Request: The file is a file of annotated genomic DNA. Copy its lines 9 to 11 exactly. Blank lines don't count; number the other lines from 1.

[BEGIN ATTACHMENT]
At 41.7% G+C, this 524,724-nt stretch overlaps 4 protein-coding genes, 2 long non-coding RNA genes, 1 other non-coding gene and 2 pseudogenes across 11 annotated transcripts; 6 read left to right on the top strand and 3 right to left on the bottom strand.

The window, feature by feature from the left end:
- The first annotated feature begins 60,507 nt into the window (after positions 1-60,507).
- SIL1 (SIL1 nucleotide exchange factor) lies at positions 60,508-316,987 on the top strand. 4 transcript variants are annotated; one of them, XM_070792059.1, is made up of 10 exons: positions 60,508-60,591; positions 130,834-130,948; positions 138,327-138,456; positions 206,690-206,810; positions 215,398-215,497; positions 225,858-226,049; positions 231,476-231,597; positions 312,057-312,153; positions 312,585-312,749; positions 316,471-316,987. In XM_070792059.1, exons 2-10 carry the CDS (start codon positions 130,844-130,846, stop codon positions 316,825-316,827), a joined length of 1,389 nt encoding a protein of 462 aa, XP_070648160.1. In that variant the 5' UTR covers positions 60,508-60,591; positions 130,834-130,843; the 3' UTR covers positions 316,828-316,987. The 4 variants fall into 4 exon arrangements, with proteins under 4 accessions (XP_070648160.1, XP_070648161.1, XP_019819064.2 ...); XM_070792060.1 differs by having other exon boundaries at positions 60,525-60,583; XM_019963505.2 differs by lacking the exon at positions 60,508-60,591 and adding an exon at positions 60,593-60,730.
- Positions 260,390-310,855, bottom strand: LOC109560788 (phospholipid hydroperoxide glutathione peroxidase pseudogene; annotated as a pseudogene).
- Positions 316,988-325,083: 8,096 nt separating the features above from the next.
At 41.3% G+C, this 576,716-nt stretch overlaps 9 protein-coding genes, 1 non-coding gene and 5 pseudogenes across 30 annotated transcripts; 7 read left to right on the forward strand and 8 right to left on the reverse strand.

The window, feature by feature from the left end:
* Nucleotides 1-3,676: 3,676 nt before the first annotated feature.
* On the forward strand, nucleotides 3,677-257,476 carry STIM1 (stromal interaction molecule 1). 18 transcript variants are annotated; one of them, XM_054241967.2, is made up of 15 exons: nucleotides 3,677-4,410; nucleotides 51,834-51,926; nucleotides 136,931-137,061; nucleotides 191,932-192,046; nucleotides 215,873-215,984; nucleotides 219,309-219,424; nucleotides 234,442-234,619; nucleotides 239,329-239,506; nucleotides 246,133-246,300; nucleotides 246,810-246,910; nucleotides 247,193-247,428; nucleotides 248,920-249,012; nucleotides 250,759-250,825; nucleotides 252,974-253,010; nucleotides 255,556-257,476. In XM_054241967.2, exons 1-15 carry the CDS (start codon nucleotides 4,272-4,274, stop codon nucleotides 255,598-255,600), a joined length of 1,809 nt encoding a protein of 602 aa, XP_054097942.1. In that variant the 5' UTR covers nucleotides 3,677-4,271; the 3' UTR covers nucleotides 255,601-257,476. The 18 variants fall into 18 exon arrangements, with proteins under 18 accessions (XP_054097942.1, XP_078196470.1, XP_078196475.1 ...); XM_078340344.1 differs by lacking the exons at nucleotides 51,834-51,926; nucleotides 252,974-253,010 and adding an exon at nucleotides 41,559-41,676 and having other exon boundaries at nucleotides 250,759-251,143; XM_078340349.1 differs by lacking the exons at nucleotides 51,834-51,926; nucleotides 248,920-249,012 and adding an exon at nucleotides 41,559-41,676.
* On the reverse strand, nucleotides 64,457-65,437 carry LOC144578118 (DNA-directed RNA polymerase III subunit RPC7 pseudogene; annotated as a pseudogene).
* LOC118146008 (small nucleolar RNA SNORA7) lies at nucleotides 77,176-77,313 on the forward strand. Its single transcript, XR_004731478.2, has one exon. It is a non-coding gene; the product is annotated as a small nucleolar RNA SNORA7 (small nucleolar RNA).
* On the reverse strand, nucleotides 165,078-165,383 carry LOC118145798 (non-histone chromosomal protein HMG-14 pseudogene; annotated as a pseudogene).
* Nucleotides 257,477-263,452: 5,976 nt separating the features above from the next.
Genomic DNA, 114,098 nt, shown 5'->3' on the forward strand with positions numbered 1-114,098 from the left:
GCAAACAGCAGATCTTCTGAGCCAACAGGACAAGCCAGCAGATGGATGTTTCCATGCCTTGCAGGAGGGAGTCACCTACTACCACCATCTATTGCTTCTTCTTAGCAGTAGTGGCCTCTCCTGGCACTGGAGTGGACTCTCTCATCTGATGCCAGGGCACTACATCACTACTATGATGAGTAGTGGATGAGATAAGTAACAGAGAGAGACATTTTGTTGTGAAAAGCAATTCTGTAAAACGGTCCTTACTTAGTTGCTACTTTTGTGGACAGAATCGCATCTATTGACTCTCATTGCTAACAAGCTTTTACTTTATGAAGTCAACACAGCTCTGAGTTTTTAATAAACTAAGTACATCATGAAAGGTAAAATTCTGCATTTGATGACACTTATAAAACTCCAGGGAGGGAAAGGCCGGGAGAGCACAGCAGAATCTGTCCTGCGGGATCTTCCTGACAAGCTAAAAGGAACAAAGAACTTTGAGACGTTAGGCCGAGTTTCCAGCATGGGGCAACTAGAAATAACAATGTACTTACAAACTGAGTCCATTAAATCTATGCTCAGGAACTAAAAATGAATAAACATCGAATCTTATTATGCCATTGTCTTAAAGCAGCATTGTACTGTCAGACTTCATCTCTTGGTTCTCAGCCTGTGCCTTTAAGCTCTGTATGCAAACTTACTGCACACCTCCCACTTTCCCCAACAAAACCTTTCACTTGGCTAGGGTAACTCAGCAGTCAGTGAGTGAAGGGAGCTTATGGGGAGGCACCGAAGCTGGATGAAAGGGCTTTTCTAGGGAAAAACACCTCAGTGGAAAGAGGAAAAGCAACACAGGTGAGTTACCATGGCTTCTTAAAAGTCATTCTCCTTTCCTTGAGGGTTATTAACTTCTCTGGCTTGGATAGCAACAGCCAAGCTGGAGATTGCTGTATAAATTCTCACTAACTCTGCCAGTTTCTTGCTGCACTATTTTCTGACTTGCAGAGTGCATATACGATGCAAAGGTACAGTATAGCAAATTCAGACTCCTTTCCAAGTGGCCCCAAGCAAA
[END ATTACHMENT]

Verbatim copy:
* Nucleotides 1-3,676: 3,676 nt before the first annotated feature.
* On the forward strand, nucleotides 3,677-257,476 carry STIM1 (stromal interaction molecule 1). 18 transcript variants are annotated; one of them, XM_054241967.2, is made up of 15 exons: nucleotides 3,677-4,410; nucleotides 51,834-51,926; nucleotides 136,931-137,061; nucleotides 191,932-192,046; nucleotides 215,873-215,984; nucleotides 219,309-219,424; nucleotides 234,442-234,619; nucleotides 239,329-239,506; nucleotides 246,133-246,300; nucleotides 246,810-246,910; nucleotides 247,193-247,428; nucleotides 248,920-249,012; nucleotides 250,759-250,825; nucleotides 252,974-253,010; nucleotides 255,556-257,476. In XM_054241967.2, exons 1-15 carry the CDS (start codon nucleotides 4,272-4,274, stop codon nucleotides 255,598-255,600), a joined length of 1,809 nt encoding a protein of 602 aa, XP_054097942.1. In that variant the 5' UTR covers nucleotides 3,677-4,271; the 3' UTR covers nucleotides 255,601-257,476. The 18 variants fall into 18 exon arrangements, with proteins under 18 accessions (XP_054097942.1, XP_078196470.1, XP_078196475.1 ...); XM_078340344.1 differs by lacking the exons at nucleotides 51,834-51,926; nucleotides 252,974-253,010 and adding an exon at nucleotides 41,559-41,676 and having other exon boundaries at nucleotides 250,759-251,143; XM_078340349.1 differs by lacking the exons at nucleotides 51,834-51,926; nucleotides 248,920-249,012 and adding an exon at nucleotides 41,559-41,676.
* On the reverse strand, nucleotides 64,457-65,437 carry LOC144578118 (DNA-directed RNA polymerase III subunit RPC7 pseudogene; annotated as a pseudogene).